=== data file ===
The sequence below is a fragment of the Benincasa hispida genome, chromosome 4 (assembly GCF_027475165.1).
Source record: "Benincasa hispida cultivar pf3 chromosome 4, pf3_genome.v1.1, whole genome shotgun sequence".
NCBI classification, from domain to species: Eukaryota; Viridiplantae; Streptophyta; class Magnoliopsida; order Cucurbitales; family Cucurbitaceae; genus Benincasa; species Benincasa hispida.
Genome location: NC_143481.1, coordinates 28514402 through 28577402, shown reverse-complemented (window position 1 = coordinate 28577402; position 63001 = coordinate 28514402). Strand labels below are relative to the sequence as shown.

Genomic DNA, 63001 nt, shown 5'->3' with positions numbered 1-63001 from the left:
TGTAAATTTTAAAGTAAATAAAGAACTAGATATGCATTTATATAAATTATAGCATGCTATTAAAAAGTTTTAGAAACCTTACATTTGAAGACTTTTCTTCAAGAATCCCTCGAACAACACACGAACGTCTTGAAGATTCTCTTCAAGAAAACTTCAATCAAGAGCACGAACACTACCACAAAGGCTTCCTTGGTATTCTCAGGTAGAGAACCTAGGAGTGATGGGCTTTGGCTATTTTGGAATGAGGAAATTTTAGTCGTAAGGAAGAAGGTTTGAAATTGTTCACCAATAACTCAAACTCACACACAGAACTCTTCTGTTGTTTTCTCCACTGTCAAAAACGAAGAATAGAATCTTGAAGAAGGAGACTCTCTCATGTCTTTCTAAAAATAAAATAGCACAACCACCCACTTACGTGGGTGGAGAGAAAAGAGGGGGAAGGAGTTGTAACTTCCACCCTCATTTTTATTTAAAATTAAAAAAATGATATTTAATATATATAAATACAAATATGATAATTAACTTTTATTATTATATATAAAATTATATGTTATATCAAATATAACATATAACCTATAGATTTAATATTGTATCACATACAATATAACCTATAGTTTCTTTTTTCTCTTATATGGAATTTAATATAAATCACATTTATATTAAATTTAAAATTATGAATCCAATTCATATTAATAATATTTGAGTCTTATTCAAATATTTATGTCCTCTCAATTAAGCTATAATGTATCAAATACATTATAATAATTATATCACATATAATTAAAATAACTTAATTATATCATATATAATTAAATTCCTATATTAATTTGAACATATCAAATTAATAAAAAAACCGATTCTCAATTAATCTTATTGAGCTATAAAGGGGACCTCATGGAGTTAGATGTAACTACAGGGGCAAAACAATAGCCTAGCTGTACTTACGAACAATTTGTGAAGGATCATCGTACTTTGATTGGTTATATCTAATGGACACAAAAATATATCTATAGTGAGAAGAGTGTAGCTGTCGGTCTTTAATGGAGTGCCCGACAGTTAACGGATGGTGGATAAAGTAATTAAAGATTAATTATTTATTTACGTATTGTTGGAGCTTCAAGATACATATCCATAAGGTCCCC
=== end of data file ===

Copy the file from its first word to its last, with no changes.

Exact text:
The sequence below is a fragment of the Benincasa hispida genome, chromosome 4 (assembly GCF_027475165.1).
Source record: "Benincasa hispida cultivar pf3 chromosome 4, pf3_genome.v1.1, whole genome shotgun sequence".
NCBI classification, from domain to species: Eukaryota; Viridiplantae; Streptophyta; class Magnoliopsida; order Cucurbitales; family Cucurbitaceae; genus Benincasa; species Benincasa hispida.
Genome location: NC_143481.1, coordinates 28514402 through 28577402, shown reverse-complemented (window position 1 = coordinate 28577402; position 63001 = coordinate 28514402). Strand labels below are relative to the sequence as shown.

Genomic DNA, 63001 nt, shown 5'->3' with positions numbered 1-63001 from the left:
TGTAAATTTTAAAGTAAATAAAGAACTAGATATGCATTTATATAAATTATAGCATGCTATTAAAAAGTTTTAGAAACCTTACATTTGAAGACTTTTCTTCAAGAATCCCTCGAACAACACACGAACGTCTTGAAGATTCTCTTCAAGAAAACTTCAATCAAGAGCACGAACACTACCACAAAGGCTTCCTTGGTATTCTCAGGTAGAGAACCTAGGAGTGATGGGCTTTGGCTATTTTGGAATGAGGAAATTTTAGTCGTAAGGAAGAAGGTTTGAAATTGTTCACCAATAACTCAAACTCACACACAGAACTCTTCTGTTGTTTTCTCCACTGTCAAAAACGAAGAATAGAATCTTGAAGAAGGAGACTCTCTCATGTCTTTCTAAAAATAAAATAGCACAACCACCCACTTACGTGGGTGGAGAGAAAAGAGGGGGAAGGAGTTGTAACTTCCACCCTCATTTTTATTTAAAATTAAAAAAATGATATTTAATATATATAAATACAAATATGATAATTAACTTTTATTATTATATATAAAATTATATGTTATATCAAATATAACATATAACCTATAGATTTAATATTGTATCACATACAATATAACCTATAGTTTCTTTTTTCTCTTATATGGAATTTAATATAAATCACATTTATATTAAATTTAAAATTATGAATCCAATTCATATTAATAATATTTGAGTCTTATTCAAATATTTATGTCCTCTCAATTAAGCTATAATGTATCAAATACATTATAATAATTATATCACATATAATTAAAATAACTTAATTATATCATATATAATTAAATTCCTATATTAATTTGAACATATCAAATTAATAAAAAAACCGATTCTCAATTAATCTTATTGAGCTATAAAGGGGACCTCATGGAGTTAGATGTAACTACAGGGGCAAAACAATAGCCTAGCTGTACTTACGAACAATTTGTGAAGGATCATCGTACTTTGATTGGTTATATCTAATGGACACAAAAATATATCTATAGTGAGAAGAGTGTAGCTGTCGGTCTTTAATGGAGTGCCCGACAGTTAACGGATGGTGGATAAAGTAATTAAAGATTAATTATTTATTTACGTATTGTTGGAGCTTCAAGATACATATCCATAAGGTCCCC